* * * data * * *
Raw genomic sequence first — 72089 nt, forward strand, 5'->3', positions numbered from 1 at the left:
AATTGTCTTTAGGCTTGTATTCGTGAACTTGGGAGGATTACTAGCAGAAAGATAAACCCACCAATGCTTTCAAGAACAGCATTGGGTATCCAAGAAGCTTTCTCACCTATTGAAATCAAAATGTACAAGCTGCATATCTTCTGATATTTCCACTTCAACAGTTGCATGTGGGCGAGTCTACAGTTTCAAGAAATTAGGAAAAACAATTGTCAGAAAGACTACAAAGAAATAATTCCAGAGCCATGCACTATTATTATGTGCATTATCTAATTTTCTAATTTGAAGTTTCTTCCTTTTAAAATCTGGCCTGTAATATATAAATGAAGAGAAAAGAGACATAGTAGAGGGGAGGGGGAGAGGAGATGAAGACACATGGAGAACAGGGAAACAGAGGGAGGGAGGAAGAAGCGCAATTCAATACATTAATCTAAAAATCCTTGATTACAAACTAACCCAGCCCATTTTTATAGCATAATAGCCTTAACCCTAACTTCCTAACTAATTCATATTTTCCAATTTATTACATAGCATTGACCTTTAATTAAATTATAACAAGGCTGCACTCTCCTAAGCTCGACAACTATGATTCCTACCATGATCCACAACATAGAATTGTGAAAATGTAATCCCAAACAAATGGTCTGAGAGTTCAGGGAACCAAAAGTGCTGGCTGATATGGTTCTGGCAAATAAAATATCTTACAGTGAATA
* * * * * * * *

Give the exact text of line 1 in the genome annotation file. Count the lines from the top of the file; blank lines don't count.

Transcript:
Raw genomic sequence first — 72089 nt, forward strand, 5'->3', positions numbered from 1 at the left: